Free speech – how far is too far? Professor Patrick Keyzer weighs in

Free speech – how far is too far? Professor Patrick Keyzer weighs in

Free speech – how far is too far? Donald Trump has found out in the last few days, and the intense public shaming he has received is really only a tiny part of what he deserves.  Losing the US presidential election will (hopefully) be part of the punishment.

A criminal investigation into sexual violence that may have been perpetrated by Trump during the filming of ‘The Apprentice’ is warranted.

In Australia, where (fingers crossed) we don’t have any politicians who say or even think the sorts of things that Donald Trump says or thinks, we’ve had lots of discussion about freedom of speech recently.

One catalyst was Andrew Bolt’s breach of s 18C of the Racial Discrimination Act. Reform of s 18C has been a matter of talismanic importance for opinion leaders from the conservative right, and libertarians.

Another catalyst has been the marriage equality plebiscite. The Federal Government’s plan to give millions of dollars to people who oppose marriage equality has attracted condemnation from members of the LGBTI community and their supporters, who are very concerned that the ‘No’ campaign will damage the mental health of LGBTI people, particularly children who are experiencing homophobia in Australian schools.

Professor Patrick Keyzer

Racial discrimination and vilification is a scourge and s 18C needs to be strengthened, not weakened.  Prohibitions against discrimination including vilification on the grounds of sexuality or sexual preference need to be strengthened, not weakened.

Racism and homophobia, like revenge porn and the ‘locker room banter’ of Donald Trump, are varieties of violence, and only incidentally varieties of speech or expression.

We should shift the public debate to the more effective regulation of hatred and violence, whether physical or expressive.

In the last ten years, the rise of social media has allowed people to say whatever they like, and to large numbers of people. In the age of newspapers, the law of defamation allowed us to prevent further publication and extract an apology and even financial compensation from a defamer. Some of these remedies could be provided in the afternoon edition. But we’ve come a very long way from the time when we had afternoon editions of a newspaper.

Social media has created enormous challenges for regulators. How can we stop the hate and the violence?

These days, a parking infringement officer can take a photo of your licence plate and a photo of the relevant parking sign and send that to a computer that automatically gives you a ticket. There is no reason why the same approach couldn’t be taken to trolls on social media.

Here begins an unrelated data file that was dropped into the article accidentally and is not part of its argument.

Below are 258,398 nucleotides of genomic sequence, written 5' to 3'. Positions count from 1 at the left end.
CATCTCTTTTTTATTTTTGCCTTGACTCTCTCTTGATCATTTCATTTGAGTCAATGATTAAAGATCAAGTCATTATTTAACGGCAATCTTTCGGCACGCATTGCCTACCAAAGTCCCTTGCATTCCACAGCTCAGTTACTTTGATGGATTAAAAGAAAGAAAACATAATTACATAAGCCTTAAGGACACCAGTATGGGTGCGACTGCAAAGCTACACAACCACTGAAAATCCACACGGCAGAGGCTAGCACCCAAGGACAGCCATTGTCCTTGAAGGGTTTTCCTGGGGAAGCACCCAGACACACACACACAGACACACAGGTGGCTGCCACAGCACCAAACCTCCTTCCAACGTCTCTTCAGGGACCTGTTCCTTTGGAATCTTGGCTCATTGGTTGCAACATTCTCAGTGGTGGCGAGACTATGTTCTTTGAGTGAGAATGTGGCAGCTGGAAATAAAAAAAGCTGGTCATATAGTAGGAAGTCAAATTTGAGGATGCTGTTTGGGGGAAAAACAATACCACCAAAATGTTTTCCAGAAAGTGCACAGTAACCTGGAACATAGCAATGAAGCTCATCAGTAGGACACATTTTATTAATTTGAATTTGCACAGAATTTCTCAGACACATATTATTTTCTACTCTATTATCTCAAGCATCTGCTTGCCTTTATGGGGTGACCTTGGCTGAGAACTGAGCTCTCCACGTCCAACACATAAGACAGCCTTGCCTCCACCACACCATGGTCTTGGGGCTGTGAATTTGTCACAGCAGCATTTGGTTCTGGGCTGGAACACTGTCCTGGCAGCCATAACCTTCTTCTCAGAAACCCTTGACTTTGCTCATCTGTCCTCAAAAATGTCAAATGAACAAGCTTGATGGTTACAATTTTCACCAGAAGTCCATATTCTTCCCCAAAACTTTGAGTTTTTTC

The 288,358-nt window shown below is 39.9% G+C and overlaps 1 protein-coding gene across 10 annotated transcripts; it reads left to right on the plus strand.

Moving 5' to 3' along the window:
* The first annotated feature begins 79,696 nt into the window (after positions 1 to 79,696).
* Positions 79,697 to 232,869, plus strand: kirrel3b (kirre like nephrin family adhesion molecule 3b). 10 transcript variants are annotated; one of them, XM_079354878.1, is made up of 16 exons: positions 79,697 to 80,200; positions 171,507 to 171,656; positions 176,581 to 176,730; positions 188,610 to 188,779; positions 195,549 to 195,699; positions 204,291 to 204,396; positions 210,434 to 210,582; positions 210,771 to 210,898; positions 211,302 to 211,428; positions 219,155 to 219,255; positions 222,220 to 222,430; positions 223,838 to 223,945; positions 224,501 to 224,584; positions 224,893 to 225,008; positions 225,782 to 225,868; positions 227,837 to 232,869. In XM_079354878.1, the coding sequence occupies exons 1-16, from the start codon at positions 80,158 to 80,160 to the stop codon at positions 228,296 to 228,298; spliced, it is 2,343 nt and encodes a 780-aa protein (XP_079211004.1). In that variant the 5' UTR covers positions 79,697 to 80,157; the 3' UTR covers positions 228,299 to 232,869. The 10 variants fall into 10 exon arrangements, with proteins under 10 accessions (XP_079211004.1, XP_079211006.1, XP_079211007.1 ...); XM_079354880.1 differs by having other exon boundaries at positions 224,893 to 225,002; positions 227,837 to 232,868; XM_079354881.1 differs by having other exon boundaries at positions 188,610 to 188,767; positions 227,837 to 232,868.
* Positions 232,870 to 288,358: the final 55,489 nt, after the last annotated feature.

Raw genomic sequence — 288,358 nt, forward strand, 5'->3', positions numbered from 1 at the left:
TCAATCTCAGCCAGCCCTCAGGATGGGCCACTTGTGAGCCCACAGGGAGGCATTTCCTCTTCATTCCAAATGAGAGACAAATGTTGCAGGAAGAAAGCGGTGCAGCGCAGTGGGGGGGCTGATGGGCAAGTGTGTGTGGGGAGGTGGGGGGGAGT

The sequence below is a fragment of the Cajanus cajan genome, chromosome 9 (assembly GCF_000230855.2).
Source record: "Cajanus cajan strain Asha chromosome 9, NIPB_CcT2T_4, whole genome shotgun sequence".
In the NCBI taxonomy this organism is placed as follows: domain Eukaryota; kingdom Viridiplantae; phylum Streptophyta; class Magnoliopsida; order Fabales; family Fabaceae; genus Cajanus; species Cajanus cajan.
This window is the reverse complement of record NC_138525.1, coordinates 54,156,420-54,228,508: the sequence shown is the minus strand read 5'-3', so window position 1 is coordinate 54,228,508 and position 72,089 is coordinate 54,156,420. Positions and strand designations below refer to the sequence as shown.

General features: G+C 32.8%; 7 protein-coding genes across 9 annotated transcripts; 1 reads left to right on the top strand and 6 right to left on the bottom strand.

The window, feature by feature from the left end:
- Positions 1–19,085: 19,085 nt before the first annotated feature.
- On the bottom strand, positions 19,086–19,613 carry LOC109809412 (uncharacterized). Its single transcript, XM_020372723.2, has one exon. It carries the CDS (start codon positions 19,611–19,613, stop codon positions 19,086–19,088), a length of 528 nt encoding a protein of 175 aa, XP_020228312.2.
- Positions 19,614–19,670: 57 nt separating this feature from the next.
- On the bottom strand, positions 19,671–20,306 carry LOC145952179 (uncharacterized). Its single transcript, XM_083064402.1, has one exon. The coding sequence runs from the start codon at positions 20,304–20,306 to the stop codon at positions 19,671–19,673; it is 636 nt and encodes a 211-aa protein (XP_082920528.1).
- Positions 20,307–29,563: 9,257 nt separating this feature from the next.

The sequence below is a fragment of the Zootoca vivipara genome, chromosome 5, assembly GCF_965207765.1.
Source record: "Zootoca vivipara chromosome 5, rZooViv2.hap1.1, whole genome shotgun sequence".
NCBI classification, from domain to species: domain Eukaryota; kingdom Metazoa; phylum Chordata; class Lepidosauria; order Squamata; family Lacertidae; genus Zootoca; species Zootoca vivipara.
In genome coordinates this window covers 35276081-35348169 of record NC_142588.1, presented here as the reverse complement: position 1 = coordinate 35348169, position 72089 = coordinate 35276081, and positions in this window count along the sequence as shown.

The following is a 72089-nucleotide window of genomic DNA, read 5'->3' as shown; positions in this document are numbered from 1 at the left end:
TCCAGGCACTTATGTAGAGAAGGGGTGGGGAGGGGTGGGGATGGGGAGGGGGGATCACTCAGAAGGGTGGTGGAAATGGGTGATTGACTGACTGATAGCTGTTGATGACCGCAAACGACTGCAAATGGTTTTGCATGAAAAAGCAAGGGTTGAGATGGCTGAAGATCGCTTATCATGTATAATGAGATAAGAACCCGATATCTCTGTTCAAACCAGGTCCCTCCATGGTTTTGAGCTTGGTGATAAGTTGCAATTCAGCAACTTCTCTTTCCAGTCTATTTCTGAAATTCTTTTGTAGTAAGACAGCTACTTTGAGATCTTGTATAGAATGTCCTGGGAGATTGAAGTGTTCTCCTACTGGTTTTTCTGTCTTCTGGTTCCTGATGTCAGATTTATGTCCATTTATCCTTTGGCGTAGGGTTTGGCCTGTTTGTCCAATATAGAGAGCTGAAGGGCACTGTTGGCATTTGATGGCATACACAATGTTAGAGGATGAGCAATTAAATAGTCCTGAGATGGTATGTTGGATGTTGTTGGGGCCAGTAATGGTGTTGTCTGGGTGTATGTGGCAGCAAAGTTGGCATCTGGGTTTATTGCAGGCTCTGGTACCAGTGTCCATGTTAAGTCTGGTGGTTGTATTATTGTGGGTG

Facebook is a wonderful thing, but it should still be regulated. It is a business that operates in Australia, so we can regulate it. Parking ticket style regulation of the trolls could be a condition of the licence of social media operators.

No doubt this proposal would be criticised as ‘regulation gone mad’. But isn’t it odd that we have such an effective system of regulation for parking infringements and such an ineffective system for the regulation of hatred and violence?

Do we really need to change s 18C to allow people to be more racist?  Do we really need to offer anti-marriage equality advocates money to fund a campaign of hatred against LGBTI people who are merely seeking equality?

The answer to these questions is ‘no’.  These people are not pointing the way to a more civil society. Racism and homophobia are markers of an uncivil society.

Free speech advocates have correctly argued for the importance of the human right of freedom of expression to the advancement of democracy and liberty over hundreds and even thousands of years of human progress. But speech has always been subject to limitations.

As Justices Deane and Toohey of the High Court have observed, speech should be subjected to whatever is required ‘for the preservation of an ordered society or for the protection and vindication of the legitimate claims of individuals to live peacefully and with dignity in such a society’.

Balancing the right to freedom of expression against other human rights will always be complicated and require careful judgments by parliaments and courts. But there is no need for us to scratch around in the dark for guidance on how to build a civil society. The recipe book for a civil society is the International Covenant on Civil and Political Rights. Australia signed the Covenant in 1972 and should implement it in full.

Speech needs to be regulated, and effectively regulated. Effective regulation is what is needed if we want to avoid hatred and violence becoming an even more prominent feature in our society.

Professor Patrick Keyzer will be speaking at our upcoming Bold Thinking event, ‘Free speech – how far is too far?’.

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Professor Patrick Keyzer

Professor Keyzer is an internationally acknowledged expert in constitutional law and human rights, representing clients in the High Court of Australia and the United Nations Human Rights Committee. He was shortlisted for an Australian Human Rights Award in 2010.